"Oh, rot!" said the Caterpillar.

The Manor got into the semi-finals of the football matches, and when the School broke up for the Christmas holidays it was generally conceded that the fortunes of the ancient house were mending. In the Manor itself Warde's influence was hardly yet perceptible: only a very few knew that it was diffusing itself, percolating into nooks and crevices undreamed of: the hearts of the Fourth Form, for instance. In Dirty Dick's time there had been almost universal slackness. In pupil-room Rutford read a book; boys could work or not as they pleased, provided their tutor was not disturbed. Warde, on the other hand, made it a point of honour to work with his pupils. His indefatigable energies, his good humour, his patience, were never so conspicuous as when he was coaching duffers. In other ways he made the boys realize that he was at the Manor for their advantage, not his own. The gardens and park were kept strictly private by Dirty Dick. Warde threw them open: a favour hardly appreciated in the whiter quarter, but the House admitted that it would be awfully jolly in the summer to lie under the trees far from the "crowd." In a word—a "privilege."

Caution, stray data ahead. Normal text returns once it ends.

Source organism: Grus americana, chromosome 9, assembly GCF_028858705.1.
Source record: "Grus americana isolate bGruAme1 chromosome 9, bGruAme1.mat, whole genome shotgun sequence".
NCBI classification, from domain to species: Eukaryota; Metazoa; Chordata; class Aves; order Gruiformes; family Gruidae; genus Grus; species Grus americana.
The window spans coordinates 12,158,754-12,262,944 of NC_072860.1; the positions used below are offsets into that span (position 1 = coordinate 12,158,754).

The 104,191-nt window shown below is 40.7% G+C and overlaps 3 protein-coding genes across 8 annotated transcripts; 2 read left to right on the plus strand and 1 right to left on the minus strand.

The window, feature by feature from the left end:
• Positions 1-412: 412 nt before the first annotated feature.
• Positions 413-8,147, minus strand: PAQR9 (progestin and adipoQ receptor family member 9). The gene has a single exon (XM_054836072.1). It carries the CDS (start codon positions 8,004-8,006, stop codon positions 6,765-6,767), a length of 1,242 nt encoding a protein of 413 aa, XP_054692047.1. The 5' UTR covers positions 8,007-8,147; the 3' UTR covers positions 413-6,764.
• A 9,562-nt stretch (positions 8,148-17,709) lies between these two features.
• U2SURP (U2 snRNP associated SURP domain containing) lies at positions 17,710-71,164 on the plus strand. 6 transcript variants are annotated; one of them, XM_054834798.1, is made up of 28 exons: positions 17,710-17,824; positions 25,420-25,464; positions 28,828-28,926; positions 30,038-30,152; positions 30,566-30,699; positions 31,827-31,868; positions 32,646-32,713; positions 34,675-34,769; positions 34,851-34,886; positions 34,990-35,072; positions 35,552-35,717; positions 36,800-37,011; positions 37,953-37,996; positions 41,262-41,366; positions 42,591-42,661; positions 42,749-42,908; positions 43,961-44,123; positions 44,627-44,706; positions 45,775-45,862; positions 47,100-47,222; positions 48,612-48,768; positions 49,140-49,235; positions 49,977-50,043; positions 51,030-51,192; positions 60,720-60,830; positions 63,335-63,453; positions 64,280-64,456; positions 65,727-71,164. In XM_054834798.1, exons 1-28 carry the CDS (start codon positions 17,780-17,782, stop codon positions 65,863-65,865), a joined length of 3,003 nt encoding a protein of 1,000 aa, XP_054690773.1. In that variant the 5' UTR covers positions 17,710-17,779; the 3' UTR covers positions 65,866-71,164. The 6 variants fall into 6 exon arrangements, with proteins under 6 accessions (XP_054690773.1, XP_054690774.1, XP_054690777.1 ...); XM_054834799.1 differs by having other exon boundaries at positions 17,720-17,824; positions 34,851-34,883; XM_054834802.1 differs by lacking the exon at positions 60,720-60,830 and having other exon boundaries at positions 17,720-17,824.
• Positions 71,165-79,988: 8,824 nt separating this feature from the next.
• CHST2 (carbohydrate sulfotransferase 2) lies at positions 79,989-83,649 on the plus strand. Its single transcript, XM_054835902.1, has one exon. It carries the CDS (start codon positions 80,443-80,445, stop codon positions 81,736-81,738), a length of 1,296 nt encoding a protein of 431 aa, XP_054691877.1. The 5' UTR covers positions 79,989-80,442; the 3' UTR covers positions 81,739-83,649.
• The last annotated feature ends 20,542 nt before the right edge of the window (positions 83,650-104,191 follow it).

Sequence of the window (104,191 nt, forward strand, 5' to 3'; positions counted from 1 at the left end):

Upon the last Saturday, to John's delight, Desmond asked him to spend a week in Eaton Square. John had paid two visits to White Ladies; he was now about to experience something entirely new. White Ladies and Verney Boscobel were typical of the past; they illustrated the history of the families who had inhabited them. The great world went to White Ladies to see the pictures and the gardens, the Gobelin tapestries, the Duchess and her guests; but the same world dined in Eaton Square to see Charles Desmond.